Santa Shaming may be all the rage on social media but this mom has 4 good reasons why she will continue to do a big extravagant Christmas for her kids.

4 Reasons Santa Shamers Can Shove It

I’ll admit it. When it comes to Christmas, I’m a little obsessed. Hallmark Christmas movies have always taken me to my holiday happy place. Peppermint anything is my drug of choice. And when I hear David Bowie and Bing Crosby singing “Little Drummer Boy,” I border on the verge of orgasmic. Clearly, I have issues.

Then it happens—it comes time for this momma to play Santa. And when you love Christmas like I love Christmas, getting to be Santa Claus is the absolute highlight of your year! When my kids finally begin to unearth the invariable toy store within my living room, I do what so many other parents do… I grab my trusty iPhone and snap away.

Then I post my pics on social media.

Related: “When Facebookers Attack”

And just like that—the “Santa Shame Games” commence. Friends begin to comment on Santa’s visibly “generous” delivery, and the passive–aggressive holiday haters emerge. Their sole purpose? To replace my Christmas Eve afterglow with feelings of guilt for the slew of presents I bought my kids under the alias of “Santa.”

Wow! Think Santa got your kids enough? LOL!

So much for the true meaning of Christmas. JK.

Geez, did Santa have to go back to the North Pole and reload?

And my personal favorite:

What am I supposed to tell (insert kid’s name here) when he asks
why Santa didn’t bring him as much?

Well, I’m over it! Why should I have to apologize for spoiling my kids once a year at Christmas? Listen up, “Santa Shamers”—you’re not taking the jingle out of this mom’s bells! Pour yourself another glass of eggnog while we get a few things straight:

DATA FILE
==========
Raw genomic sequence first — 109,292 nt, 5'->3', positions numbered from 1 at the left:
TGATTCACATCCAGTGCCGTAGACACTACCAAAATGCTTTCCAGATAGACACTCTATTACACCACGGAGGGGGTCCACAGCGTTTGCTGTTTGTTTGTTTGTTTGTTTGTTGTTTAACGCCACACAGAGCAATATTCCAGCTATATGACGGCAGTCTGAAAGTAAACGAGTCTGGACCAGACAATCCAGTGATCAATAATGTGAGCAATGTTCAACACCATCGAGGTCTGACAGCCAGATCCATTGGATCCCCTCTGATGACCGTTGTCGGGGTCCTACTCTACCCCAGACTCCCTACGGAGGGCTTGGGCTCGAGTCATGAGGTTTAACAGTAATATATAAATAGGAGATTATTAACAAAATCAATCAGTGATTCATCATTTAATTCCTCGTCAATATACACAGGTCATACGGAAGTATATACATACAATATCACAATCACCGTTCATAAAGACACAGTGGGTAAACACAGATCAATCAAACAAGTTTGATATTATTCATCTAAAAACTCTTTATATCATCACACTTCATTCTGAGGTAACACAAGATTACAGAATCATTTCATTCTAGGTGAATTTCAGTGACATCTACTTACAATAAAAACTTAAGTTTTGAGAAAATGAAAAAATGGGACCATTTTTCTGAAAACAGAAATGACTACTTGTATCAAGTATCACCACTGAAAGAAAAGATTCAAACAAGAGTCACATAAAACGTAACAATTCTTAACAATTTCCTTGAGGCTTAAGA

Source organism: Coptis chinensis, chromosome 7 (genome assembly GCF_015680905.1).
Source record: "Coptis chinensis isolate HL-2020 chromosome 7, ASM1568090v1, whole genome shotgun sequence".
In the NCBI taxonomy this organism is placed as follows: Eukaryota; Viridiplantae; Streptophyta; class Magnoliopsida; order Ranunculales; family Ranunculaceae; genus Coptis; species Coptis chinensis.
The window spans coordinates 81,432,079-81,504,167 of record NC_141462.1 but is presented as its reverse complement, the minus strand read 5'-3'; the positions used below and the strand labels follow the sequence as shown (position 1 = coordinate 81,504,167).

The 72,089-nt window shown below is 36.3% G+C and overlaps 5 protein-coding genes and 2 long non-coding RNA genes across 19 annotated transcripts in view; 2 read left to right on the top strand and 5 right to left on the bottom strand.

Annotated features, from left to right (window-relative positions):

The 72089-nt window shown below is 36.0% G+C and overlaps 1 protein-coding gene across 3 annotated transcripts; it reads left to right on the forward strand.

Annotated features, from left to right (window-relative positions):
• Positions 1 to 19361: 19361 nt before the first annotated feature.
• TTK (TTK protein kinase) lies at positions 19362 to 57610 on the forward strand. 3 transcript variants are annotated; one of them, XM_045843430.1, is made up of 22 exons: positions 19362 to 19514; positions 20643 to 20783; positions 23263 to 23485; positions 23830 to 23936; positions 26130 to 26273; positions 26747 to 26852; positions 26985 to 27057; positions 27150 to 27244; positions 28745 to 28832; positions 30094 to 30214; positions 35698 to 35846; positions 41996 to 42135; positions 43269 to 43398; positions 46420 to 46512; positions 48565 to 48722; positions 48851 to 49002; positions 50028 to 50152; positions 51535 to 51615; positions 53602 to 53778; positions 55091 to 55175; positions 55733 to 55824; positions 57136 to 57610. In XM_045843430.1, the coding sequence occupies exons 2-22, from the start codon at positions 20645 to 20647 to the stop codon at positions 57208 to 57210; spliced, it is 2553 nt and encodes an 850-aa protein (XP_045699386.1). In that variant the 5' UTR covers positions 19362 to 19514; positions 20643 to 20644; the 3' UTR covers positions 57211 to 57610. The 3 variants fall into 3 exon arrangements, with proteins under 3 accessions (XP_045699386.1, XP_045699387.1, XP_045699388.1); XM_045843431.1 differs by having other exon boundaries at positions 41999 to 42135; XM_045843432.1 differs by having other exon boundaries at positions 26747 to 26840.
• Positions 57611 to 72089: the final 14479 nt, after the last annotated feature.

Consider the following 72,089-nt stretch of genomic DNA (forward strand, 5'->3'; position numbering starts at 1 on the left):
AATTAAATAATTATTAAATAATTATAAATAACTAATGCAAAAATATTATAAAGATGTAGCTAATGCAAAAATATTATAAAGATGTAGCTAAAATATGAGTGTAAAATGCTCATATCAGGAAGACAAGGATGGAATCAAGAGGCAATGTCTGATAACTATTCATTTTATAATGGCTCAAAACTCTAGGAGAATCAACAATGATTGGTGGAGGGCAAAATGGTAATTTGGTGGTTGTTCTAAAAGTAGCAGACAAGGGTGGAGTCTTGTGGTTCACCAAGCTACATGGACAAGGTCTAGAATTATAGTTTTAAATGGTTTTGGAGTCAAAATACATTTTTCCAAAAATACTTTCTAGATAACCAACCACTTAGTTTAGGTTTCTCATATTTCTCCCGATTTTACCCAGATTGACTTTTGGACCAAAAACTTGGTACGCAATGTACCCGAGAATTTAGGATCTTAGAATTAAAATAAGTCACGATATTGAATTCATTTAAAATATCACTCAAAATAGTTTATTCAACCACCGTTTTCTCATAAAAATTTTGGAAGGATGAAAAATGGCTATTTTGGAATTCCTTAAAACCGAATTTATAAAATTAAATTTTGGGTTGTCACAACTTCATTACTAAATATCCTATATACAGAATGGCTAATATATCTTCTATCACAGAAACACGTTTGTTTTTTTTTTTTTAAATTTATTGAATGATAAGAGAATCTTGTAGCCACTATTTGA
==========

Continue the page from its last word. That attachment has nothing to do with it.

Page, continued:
1) My kids do know the true meaning of Christmas.
News flash! Even Jesus got presents. Do the Three Kings ring any bells? Those dudes brought gold, frankincense, and myrrh to an infant wrapped in rags. What the hell was Jesus going to do with that crap anyway?

Rest assured, in our house, we keep “Christ” in “Christmas” (and not just because we own a Little People nativity set). Ask my two-year-old why we celebrate the holiday and she will happily scream: “Because it’s Jesus’ birthday!” If you truly believe that “Jesus is the reason for the season,” then why the hell are you so preoccupied with what I’m doing?

2) Your gifts aren’t necessary. No, really.
Are thoughts of my kids being overindulged keeping you from that “long winter’s nap”? If you already know that Santa tends to go a bit overboard at my house, go ahead and scratch my kids off your list. Seriously. Just because it’s Christmas, you’re under no obligation to buy my kids presents, even if we’ve already given you something. Save your money. Keep that gift card. Forget the savings bonds (nobody wants that shit anyway). Take your good intentions and buy something for someone who truly needs it. If you haven’t noticed, I’ve got this gift-giving thing on lock.

Still feel obligated to get my family a Christmas gift? How about not criticizing my parenting skills based on what I do one day out of the entire year?

3) I’m not responsible for your child’s Santa experience.